By SpermCenter - Posted on September 10th, 2010
Fri, 2010-09-10 15:32 | SpermCenter
This is a question we received recently from a visitor who was wondering if his insurance would pay the cost of storing his sperm, since he has to undergo chemo and other cancer treatments that may adversely affect his fertility.
The answer is that it depends on the insurance company. Some health insurance plans may cover the cost of part or all of the initial services. Check with your insurance provider and doctor's office staff prior to beginning the banking process.
By SpermCenter - Posted on August 31st, 2010
Tue, 2010-08-31 23:00 | SpermCenter
We understand; we've been there, done that. When you're trying to get pregnant, it feels like all you can do is think, plan and try to conceive. We tend to forget to have fun and take time to breathe, which isn't necessarily a good thing.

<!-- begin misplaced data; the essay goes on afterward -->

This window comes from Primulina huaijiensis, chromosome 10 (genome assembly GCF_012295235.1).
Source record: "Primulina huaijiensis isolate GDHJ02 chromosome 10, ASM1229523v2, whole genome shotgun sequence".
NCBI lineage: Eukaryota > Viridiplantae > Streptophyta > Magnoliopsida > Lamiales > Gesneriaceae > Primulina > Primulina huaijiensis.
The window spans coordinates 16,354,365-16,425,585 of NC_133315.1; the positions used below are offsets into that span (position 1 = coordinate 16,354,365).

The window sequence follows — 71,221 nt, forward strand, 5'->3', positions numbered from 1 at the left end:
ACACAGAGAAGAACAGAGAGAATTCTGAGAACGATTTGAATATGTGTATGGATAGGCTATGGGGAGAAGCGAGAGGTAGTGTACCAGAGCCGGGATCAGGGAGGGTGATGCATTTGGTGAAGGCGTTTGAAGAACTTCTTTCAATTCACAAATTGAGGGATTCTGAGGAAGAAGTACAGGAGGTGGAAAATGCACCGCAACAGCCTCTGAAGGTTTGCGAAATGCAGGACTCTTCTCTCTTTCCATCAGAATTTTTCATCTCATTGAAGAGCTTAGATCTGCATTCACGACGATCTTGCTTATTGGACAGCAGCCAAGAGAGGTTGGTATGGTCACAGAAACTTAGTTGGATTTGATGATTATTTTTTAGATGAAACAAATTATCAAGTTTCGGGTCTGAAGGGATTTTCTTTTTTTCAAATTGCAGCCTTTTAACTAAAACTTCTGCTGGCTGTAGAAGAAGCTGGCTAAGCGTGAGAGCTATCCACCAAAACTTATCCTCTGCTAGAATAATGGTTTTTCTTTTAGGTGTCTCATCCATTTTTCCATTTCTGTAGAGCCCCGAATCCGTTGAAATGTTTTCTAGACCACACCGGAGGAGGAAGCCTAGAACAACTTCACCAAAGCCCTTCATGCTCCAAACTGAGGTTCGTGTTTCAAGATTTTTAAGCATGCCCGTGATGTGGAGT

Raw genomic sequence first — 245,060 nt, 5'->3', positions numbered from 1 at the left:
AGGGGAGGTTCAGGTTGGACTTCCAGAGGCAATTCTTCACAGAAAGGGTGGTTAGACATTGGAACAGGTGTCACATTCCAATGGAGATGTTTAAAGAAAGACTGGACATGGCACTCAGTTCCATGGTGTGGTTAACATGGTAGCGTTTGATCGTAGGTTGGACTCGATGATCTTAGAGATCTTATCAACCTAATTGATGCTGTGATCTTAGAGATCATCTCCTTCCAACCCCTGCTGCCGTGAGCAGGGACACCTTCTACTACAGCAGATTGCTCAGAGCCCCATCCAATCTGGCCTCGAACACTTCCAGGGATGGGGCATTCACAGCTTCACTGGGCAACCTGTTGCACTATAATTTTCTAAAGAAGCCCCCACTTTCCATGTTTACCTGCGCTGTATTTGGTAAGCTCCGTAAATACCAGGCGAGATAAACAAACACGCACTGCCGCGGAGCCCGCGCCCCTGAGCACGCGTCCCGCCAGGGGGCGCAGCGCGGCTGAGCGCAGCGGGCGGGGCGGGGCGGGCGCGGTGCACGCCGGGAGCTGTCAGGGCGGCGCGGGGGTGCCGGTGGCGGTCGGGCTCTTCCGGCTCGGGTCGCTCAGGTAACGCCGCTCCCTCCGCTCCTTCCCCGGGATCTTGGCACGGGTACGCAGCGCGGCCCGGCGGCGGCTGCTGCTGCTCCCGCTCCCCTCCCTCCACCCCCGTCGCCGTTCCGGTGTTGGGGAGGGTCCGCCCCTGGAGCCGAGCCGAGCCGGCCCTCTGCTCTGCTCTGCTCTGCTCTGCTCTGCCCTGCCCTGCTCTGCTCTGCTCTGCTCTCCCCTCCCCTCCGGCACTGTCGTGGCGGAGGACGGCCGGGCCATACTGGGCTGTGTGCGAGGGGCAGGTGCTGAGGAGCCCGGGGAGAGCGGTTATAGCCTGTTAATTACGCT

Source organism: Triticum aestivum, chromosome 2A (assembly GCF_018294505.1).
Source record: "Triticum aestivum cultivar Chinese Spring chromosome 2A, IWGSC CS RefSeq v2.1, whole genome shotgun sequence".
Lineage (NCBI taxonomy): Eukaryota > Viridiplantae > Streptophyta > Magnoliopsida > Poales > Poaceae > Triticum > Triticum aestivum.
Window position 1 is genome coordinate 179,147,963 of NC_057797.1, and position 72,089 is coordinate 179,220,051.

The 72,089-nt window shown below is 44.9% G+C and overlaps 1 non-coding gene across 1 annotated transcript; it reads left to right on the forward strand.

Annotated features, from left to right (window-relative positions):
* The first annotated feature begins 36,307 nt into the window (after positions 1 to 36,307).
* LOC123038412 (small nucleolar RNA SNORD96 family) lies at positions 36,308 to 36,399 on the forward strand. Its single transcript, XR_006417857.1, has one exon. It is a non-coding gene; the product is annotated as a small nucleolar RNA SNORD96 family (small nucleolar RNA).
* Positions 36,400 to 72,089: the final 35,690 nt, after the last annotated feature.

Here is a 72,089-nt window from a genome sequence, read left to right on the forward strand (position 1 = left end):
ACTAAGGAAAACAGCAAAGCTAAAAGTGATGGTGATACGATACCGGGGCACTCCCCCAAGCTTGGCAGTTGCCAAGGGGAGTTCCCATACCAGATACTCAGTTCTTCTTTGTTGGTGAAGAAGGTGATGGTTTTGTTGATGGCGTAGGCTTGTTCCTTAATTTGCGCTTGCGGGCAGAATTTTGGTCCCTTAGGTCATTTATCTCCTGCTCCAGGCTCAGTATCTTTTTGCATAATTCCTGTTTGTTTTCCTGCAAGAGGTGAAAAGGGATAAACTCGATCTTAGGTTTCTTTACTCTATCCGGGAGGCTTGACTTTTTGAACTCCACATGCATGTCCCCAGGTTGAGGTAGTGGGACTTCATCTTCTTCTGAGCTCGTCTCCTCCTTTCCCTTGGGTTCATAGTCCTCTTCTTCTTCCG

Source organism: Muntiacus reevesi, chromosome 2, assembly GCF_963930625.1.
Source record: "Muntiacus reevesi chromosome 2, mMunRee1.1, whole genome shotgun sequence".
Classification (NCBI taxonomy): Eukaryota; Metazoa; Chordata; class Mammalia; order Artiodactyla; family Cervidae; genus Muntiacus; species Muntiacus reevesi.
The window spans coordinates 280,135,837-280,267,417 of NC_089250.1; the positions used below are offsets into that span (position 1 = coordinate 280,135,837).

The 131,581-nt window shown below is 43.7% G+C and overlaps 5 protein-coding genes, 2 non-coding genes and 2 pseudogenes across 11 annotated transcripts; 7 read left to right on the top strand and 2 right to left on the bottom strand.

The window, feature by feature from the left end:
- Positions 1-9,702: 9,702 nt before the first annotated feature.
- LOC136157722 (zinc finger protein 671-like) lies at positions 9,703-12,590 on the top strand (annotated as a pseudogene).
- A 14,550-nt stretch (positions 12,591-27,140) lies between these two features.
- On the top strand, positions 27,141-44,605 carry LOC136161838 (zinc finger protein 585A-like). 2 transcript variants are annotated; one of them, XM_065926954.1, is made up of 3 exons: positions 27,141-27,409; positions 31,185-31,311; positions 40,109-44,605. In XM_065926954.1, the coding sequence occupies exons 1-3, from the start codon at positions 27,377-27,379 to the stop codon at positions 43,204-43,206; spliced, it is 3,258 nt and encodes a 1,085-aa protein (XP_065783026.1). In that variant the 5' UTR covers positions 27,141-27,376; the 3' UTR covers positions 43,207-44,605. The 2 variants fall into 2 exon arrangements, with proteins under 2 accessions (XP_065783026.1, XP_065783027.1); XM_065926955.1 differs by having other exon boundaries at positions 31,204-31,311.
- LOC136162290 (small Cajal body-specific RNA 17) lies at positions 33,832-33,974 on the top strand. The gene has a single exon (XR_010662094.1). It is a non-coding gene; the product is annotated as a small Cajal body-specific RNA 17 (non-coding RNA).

If you feel yourself holding your breath, there are some ways you can deal with it. First, understand that no matter what you do, you will be thinking about getting pregnant when you're TTC. That's just the way it is.
By SpermCenter - Posted on August 30th, 2010
Mon, 2010-08-30 23:00 | SpermCenter
Unfortunately, you can't see photos of sperm donors on SpermCenter because most sperm banks don't offer photos of donors for free. It wouldn't be fair to show some photos and not others, nor would it be allowed by the majority of the sperm banks available.
This is why SpermCenter's sperm donor profiles link directly to their original profile on the sperm bank's website. It makes it easy to see your donor's original profile once you select them.
By SpermCenter - Posted on August 29th, 2010
Sun, 2010-08-29 23:00 | SpermCenter
Donor sibling registries are websites for individuals that have used an egg or sperm donor who want to search for donors or siblings.
For sperm donors, there are only a few bank-specific registries and one national donor registry, the "Donor Sibling Registry."
The Donor Sibling Registry is the only national registry in the U.S. Founded by Wendy Kramer and her donor-conceived son Ryan, the registry was created to connect donors and siblings searching for each other.